More Manitobans than ever are changing their birth certificate gender — often the final step for transitioning.
It was an awkward phone call a year ago that forced Jeremy Barbosa to come out to his family as transgender.
Then living, unhappily, as a lesbian, the university student was sitting in the kitchen one day with his sister when the phone rang. It was his doctor calling back with a referral to a gynecologist. Barbosa couldn’t hide what the call was about and his sister asked.
"Holding a secret in, I couldn’t do it. So I finally told her. I got all teary and was like, ‘I have to tell you something’ and she pretty much knew already what I was going to tell her," said the 19-year-old. "Obviously she was mostly just worried that other people might not accept me, especially family members because we’re Catholic."
About a month after telling his sister he was transgender, during the Pride Winnipeg weekend, Barbosa came out to his parents in a letter. [Read the letter.]
"I was too afraid to tell them face-to-face. I knew they had handled the whole lesbian thing well but being trans is something completely different because I would no longer be their daughter, I’d be their son," said Barbosa, who went to a friend’s house for the night to allow his parents to process the news.
"There was a lot of tears for me and my mom, although mostly me. It was just overwhelming I guess because I had kept this secret for so long and now I was finally telling them."
Those conversations were the start of a journey more and more Manitobans are taking, one that involves altering their gender through surgery, hormones and ultimately a symbolic tweak to their birth certificate.
Last year, Manitoba saw a spike in the number of people seeking to change their sex, at least on paper.
For most of the last five years, only nine Manitobans asked Vital Statistics to change the male or female gender marker on their birth certificate, typically the last step in someone’s transition.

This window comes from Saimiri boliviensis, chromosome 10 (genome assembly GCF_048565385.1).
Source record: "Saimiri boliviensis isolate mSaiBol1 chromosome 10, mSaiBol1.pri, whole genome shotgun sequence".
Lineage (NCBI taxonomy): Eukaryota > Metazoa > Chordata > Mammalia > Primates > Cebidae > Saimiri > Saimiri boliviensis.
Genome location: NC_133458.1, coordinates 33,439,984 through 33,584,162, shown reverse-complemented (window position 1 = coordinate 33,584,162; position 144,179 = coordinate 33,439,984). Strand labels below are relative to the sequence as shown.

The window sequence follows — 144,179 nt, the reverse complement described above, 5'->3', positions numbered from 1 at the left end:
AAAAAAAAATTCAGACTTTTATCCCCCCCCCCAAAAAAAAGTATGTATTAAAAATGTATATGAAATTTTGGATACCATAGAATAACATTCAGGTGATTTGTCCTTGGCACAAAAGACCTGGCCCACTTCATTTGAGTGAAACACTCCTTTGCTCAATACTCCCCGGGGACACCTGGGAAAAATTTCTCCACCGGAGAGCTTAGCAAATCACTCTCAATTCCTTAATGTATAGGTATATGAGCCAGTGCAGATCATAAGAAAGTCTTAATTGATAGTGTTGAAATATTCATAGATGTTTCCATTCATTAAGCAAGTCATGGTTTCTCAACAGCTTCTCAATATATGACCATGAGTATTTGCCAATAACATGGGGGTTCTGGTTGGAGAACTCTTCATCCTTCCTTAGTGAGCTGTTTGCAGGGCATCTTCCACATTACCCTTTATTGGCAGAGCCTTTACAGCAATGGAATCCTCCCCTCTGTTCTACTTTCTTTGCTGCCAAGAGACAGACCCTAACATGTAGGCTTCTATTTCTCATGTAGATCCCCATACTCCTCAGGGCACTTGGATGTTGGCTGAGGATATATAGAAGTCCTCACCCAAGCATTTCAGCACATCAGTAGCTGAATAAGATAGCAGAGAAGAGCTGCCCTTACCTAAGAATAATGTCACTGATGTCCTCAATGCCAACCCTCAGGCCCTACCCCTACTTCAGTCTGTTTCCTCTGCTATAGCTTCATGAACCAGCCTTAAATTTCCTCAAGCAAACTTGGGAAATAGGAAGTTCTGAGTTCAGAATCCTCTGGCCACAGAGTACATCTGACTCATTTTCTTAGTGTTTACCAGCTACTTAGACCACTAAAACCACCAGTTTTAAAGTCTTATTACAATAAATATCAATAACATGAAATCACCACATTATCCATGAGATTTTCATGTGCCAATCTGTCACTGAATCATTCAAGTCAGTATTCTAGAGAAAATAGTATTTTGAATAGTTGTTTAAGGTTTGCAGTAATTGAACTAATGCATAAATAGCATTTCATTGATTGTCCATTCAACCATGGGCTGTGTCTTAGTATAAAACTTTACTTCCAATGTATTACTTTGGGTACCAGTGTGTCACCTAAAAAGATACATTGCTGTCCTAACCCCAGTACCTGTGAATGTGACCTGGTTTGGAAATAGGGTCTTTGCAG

In 2013, that number jumped to 21, with most people transitioning from female to male.
It’s difficult to know how many of those 21 people had the full menu of gender-reassignment surgery to alter genitalia or remove breasts. That number is tricky to tease out because only some of the many sex-change operations are done in Manitoba or covered by Manitoba Health. It’s one of the many gaps in the network of services that still stymie transgender Manitobans.
As part of a joint project between the Winnipeg Free Press and Red River College’s creative communications program, student journalists profiled three people in various stages of transitioning. Their stories follow below.
The three described a system that is considerably better than it was, but still forces trans people to travel outside the province for some surgeries, still saddles them with big bills and still imposes wait times that can be tortuous.
Ro Walker Mills, who began his medical transition from a woman to a man in 2011, said he’s never been happier with himself.
"But that doesn’t mean that it’s not scary, and that it’s not overwhelming, and that it doesn’t still give me anxiety, or that people don’t still bully me about it. You know the things that continue on afterward, after you’ve had your surgery and people are like, ‘you’re good.’ No! There’s so many things still happening and that’s where the resources are like, where are they?"
Mills is also an example of what can be the significant cost associated with transitioning. He took out a $6,000 loan to pay for top surgery in Florida because he said the surgeons in Manitoba would only remove breasts and not reconstruct them in a masculine way.
Trans patients who want to receive gender reassignment surgery — the most expensive and, for some, the most important part of the process — must start with one of the three physicians at Klinic Community Health Centre.
That’s where most trans people begin transitioning by first getting a psychological diagnosis of gender dysphoria. But, the wait-list at Klinic can be long.
"Our waiting list has been as low as four months and has been as long as eight months. Right now, it’s in the six to eight month range," said Dr. Ian Whetter. "We are doing whatever we can with the resources we’ve got."
For Shandi Strong, her transformation really began when she was a little boy and was pressured by friends to stop behaving like the girl she wanted to be. Later, as an adult, she struggled to keep her 20-year marriage solid while still living, at least part-time, as a woman.
"My life was spent as a woman," said Strong. "Anytime we socialized, anytime we went out anywhere, I would come home from work, throw some makeup on and go out."
Today, being a woman isn’t just a part time role that she takes on after work. She’s legally a woman and spends hours presenting herself as such, though children still will read her as a man.
"Kids, they don’t have that filter and they’ll go ‘is that a boy or a girl?’ I still get that," she said. "I want people to know that yeah, you’re going to have that happen. Ain’t none of us supermodels."
Updated on Saturday, April 12, 2014 at 7:53 PM CDT: Fixes typo.
April 16, 2014 at 9:31 PM: Fixes typos.
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